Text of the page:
General Plan

     The basic form of the Forerunner family of aircraft consists of a twin-tailed, swept delta wing with blended wing chines and canard foreplanes, so that it strongly resembles several past and current homebuilt aircraft. While these features were originally adapted due to this source of inspiration, there are legitimate technical reasons for using them.

     High-speed flight is, of necessity, also high-altitude flight. In order to reduce the drag and heating from air friction a Mach 3+ plane needs to cruise above 60,000 feet. Altitudes as high as 250,000 feet would be necessary for Mach 6+ speeds. However, at such altitudes the thin air reduces the effectiveness of the controls. This is mitigated somewhat by the fact that the high speed gives the controls a little more bite. Still, the Blackbird aircraft sometimes find themselves in a situation where the stall speed is only a few knots below the cruise speed. In order to gain as much control authority as possible in the Forerunner aircraft, the control surfaces need to be placed far from the center of gravity, so they have a longer moment arm to work through. This means using a canard design, and twin vertical tails placed at the wing tips.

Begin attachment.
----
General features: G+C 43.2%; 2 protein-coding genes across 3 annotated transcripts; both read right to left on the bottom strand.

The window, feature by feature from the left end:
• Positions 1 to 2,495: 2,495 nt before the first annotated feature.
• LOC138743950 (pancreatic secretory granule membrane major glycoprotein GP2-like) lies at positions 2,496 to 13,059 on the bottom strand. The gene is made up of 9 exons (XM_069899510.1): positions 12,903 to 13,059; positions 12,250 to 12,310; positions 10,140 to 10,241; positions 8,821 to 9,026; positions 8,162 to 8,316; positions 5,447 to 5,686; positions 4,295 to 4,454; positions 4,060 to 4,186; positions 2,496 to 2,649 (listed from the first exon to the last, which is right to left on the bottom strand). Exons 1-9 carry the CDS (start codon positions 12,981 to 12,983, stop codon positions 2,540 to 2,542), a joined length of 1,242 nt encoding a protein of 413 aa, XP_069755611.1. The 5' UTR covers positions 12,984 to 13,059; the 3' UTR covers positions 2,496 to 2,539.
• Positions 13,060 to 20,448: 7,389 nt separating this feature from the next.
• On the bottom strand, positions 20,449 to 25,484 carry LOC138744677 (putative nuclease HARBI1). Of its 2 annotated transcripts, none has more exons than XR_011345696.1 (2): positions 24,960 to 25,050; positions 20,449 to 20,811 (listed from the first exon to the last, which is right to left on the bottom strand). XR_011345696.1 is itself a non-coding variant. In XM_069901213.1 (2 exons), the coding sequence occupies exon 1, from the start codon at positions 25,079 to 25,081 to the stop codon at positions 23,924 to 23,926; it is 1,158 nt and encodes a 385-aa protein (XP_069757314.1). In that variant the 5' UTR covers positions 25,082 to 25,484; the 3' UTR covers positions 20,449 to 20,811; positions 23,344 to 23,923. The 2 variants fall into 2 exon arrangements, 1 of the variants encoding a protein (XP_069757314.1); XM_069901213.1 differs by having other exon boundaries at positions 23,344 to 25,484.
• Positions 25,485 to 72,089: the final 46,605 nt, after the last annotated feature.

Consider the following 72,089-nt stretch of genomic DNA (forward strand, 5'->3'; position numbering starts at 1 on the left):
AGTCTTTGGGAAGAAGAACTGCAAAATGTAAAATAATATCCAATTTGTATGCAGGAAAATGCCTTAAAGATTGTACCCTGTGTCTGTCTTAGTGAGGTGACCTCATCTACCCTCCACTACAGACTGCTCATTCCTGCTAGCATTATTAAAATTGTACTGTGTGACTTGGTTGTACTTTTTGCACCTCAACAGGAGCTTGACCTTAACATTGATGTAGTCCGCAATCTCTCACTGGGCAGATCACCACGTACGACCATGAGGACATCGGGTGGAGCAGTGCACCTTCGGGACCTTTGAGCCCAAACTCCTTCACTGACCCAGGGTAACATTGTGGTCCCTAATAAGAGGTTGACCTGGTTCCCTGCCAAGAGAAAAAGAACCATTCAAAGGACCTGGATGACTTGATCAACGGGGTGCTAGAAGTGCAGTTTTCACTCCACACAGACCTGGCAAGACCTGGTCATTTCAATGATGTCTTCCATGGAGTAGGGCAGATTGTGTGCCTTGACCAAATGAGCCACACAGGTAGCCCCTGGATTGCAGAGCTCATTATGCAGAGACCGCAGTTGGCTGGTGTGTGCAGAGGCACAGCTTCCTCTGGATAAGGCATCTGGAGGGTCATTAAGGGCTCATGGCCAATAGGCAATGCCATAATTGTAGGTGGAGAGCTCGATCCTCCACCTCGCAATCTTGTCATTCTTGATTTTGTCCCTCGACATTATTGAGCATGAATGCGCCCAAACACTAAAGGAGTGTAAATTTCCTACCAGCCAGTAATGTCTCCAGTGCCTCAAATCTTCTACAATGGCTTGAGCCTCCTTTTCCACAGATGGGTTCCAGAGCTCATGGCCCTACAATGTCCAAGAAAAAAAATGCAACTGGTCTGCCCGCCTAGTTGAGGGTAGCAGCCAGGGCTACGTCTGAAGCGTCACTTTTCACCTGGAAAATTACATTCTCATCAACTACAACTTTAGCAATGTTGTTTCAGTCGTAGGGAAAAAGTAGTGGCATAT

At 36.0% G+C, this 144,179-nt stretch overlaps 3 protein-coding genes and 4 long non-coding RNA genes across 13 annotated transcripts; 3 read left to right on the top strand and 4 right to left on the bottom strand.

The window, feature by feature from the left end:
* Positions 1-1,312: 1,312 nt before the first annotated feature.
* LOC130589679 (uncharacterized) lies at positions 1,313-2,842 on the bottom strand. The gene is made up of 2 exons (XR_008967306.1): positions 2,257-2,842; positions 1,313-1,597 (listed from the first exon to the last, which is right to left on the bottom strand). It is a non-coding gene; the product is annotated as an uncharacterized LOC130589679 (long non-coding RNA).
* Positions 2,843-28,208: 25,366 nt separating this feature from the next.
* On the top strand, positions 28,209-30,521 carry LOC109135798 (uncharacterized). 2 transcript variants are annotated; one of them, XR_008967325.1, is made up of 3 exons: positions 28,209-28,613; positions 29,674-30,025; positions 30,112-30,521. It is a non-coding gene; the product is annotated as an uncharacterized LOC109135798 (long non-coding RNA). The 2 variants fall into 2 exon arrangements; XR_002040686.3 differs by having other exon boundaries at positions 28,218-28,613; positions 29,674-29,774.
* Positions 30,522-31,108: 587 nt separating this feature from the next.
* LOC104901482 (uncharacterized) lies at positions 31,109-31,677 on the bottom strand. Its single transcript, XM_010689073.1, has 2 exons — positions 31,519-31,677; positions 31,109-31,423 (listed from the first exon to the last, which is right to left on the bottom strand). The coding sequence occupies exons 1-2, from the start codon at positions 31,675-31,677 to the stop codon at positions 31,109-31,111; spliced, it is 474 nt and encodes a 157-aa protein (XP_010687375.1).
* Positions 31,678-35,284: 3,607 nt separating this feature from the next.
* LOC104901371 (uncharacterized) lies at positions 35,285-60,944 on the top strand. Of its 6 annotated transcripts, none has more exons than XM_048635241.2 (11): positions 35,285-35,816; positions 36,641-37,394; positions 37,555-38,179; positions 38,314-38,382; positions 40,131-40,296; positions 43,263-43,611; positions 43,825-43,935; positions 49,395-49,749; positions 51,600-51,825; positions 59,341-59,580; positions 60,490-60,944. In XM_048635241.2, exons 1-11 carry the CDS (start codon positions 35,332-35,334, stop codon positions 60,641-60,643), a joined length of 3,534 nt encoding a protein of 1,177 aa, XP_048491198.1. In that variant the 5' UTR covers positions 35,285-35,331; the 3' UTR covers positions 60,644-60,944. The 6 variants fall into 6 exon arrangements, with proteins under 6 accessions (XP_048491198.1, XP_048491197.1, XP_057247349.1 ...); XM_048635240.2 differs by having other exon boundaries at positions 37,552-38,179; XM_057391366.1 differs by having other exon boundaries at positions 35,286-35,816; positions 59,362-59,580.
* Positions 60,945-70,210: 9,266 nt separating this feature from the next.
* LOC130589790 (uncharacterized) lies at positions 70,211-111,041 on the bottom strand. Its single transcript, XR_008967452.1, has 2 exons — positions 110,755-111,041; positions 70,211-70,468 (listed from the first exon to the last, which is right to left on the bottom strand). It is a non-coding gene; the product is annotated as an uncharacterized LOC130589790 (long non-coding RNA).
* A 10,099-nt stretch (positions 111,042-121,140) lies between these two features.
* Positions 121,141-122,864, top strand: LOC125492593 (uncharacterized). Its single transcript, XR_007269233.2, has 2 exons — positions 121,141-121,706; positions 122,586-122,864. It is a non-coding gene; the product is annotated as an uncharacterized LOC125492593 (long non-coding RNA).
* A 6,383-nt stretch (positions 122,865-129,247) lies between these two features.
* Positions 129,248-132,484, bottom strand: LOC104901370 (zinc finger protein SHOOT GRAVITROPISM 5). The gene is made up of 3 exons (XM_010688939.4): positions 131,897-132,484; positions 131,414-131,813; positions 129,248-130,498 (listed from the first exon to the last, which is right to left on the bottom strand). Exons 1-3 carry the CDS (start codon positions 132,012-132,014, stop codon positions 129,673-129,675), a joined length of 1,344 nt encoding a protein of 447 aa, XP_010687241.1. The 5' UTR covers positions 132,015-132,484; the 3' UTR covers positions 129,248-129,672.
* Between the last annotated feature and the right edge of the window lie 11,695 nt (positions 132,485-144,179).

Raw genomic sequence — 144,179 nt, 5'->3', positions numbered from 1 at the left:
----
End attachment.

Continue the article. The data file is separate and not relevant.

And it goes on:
The shape of the wing/chine combination is reminiscent of that used on such planes as the Blackbird, the F-16XL and the F/A-18. The chines add pitch stability as well as lift, and help reduce the movement of the center of lift as the Mach number increases. Underwing fences, essentially extra fins, are used in the Forerunner to increase the lateral stability. Adding ventral fins to the rear of the engine may also be necessary.